What's Coming Up in 2010, and Beyond, for Web Development
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UXPassion recently published an article which predicted the trends that web developers are likely to see growth in over the next year. Their coverage inlude five major factors:
- "Real Time" Coverage on the web and mobile areana - Over the last few years, the social networking phenomenon has grown from something only teenagers dabbled in, to something that news agencies, businesses and corporations have come to reply on. Twitter is a good example. It went from being something that people couldn't see why they would even want to use, after all, who really cares "what I am doing" on a moment by moment basis, to being something that news agencies and technologists utilize each day to make day to day decisions and new reports from. Examples from UXPassion's report mention the death of Michael Jackson, which actually overloaded Twitter to the point where it collapsed, to the saga of Croation ex-Prime Minister Ivo Sanader, who left the country without any explanation. Twitter was there when the discussions began, and information was provided through that medium as to why he left the country. Social media is now mainstream, not just limited to individuals who want to keep in touch with their friends any longer. It's a valid expression of what is happening, any time, any place, about anyone or anything.
- Social Networking APIs and interactions - As mentioned above, social networking is a major influence in today's web atmosphere. Parent, grandparents, news organizations, corporations, small businesses--they all have a presence on some social network. This is only going to continue to expand over the next year, with web developers making use of these networks through the availability of application programming interfaces (APIs) provided by the social networking sites themselves. Google, Facebook, Twitter, MySpace, LinkedIn, Ning, Yahoo, Amazon--all the major social networking faces in the crowd have APIs that are available for developers to use to create interactive applications which can themselves be used on websites and on the social networks themselves. The use of these social networking application on both PC-based and mobile devices has exploded--a trend we are only likely to see increase over the next year.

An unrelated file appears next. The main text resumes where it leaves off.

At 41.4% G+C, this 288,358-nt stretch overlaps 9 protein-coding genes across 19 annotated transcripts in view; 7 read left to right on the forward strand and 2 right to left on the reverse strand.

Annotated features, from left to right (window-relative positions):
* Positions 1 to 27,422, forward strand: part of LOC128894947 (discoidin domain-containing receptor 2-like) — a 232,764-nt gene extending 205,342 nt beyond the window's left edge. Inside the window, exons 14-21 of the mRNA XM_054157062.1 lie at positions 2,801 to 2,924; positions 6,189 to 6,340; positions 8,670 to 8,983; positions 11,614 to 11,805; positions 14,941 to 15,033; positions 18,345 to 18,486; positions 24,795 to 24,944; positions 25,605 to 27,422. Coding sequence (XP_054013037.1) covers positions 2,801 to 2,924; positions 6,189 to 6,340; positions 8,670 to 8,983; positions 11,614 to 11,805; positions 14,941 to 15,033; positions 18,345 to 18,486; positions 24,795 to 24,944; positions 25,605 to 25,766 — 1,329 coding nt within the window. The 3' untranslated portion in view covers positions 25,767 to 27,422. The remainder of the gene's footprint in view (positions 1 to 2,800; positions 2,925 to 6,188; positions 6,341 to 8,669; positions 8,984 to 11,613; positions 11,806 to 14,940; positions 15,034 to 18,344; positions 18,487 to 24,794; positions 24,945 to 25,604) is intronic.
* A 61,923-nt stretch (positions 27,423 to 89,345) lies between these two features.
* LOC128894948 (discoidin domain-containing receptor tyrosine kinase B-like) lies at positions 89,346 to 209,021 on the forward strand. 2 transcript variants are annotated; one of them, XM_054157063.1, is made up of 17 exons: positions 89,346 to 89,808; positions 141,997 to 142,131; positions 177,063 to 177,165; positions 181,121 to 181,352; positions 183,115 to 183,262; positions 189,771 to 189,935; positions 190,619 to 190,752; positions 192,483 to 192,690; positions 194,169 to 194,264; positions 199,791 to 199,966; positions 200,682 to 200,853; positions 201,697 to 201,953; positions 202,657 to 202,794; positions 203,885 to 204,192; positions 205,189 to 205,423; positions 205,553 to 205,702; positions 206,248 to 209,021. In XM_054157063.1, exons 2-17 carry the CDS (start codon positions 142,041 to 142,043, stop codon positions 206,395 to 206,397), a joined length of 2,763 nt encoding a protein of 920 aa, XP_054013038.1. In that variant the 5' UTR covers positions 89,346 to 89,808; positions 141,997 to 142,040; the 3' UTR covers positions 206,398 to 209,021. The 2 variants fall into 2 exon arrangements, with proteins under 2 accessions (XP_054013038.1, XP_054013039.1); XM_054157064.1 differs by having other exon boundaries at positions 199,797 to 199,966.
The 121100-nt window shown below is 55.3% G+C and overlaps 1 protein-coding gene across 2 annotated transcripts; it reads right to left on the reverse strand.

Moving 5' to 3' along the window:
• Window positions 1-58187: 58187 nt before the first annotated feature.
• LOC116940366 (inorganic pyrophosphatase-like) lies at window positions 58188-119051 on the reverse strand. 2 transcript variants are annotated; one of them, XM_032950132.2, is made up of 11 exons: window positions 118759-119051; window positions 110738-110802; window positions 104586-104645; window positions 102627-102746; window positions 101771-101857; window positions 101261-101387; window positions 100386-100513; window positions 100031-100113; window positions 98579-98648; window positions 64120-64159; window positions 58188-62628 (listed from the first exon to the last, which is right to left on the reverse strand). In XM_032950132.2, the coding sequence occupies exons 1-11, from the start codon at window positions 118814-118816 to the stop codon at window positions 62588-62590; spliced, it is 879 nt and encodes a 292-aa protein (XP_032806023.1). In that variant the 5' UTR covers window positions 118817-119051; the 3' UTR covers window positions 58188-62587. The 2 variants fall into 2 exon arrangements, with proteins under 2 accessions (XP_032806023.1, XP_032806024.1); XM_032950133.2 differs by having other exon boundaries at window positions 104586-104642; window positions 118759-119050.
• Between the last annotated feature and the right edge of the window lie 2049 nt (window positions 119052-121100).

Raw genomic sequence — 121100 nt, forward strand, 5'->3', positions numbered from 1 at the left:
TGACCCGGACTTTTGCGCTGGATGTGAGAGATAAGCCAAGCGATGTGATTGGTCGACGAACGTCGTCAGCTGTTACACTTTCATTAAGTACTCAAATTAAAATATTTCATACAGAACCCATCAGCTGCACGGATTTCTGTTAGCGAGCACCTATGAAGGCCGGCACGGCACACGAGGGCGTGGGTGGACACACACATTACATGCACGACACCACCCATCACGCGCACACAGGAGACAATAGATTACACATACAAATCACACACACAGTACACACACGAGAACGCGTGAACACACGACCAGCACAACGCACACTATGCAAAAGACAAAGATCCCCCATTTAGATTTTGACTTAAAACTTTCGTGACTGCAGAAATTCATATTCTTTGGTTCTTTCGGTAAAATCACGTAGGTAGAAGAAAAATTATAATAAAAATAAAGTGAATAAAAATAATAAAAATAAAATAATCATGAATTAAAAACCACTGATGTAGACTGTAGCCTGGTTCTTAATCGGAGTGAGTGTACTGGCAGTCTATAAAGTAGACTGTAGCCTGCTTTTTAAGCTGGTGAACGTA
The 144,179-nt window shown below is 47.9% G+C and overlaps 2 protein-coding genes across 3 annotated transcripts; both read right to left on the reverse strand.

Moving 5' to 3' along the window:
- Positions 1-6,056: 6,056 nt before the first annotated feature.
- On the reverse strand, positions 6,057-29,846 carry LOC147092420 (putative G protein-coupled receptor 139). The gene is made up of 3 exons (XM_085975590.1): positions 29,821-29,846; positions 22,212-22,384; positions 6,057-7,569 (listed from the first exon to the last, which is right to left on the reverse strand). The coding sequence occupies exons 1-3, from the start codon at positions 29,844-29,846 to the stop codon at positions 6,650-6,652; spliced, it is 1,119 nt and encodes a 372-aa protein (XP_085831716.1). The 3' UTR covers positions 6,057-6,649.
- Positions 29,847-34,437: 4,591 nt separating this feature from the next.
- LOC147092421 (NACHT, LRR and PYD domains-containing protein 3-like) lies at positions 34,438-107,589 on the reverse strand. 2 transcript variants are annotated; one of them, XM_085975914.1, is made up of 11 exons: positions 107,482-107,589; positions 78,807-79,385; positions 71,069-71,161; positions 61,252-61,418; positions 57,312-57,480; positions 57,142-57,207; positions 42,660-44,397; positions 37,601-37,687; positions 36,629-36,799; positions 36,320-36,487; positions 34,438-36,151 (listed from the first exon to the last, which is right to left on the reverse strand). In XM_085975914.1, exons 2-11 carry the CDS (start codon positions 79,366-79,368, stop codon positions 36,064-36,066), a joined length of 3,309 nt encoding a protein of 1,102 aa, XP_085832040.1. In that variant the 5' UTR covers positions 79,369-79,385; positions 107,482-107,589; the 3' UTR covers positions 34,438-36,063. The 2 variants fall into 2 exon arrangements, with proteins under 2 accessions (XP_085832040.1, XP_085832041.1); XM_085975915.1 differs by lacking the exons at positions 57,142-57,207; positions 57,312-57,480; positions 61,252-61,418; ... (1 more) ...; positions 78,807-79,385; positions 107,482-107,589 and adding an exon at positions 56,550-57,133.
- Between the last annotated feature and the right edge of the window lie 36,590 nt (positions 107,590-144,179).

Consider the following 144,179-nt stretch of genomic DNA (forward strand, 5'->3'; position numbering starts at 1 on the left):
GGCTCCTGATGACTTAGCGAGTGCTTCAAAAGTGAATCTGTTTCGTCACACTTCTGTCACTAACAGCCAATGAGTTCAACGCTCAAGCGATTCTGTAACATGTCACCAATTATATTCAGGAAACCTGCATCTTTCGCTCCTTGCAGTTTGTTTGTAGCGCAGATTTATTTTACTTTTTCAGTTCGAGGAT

- Rich Internet Application (RIA) platforms - RIAs have come to play a very large role in web development over the last few years, and this year we are likely to see an explosion in their usage by developers. Examples of RIA include AJAX, Adobe Flex, Microsoft Silverlight, Curl, Mozilla's XUL and JavaFX. Combine these technologies with the features of HTML5, CSS and the Semantic Web, and you have the potential for some amazing tools that end-users will come to expect, and developers will come to embrace. The web is not just for surfing any longer, it is becoming more of a platform than a media interface, with rich, interactitive user experiences that are more intuitive, immersive and involving than previously possible for users, researchers, buyers, businesses and developers, via both the computer and the mobile environment.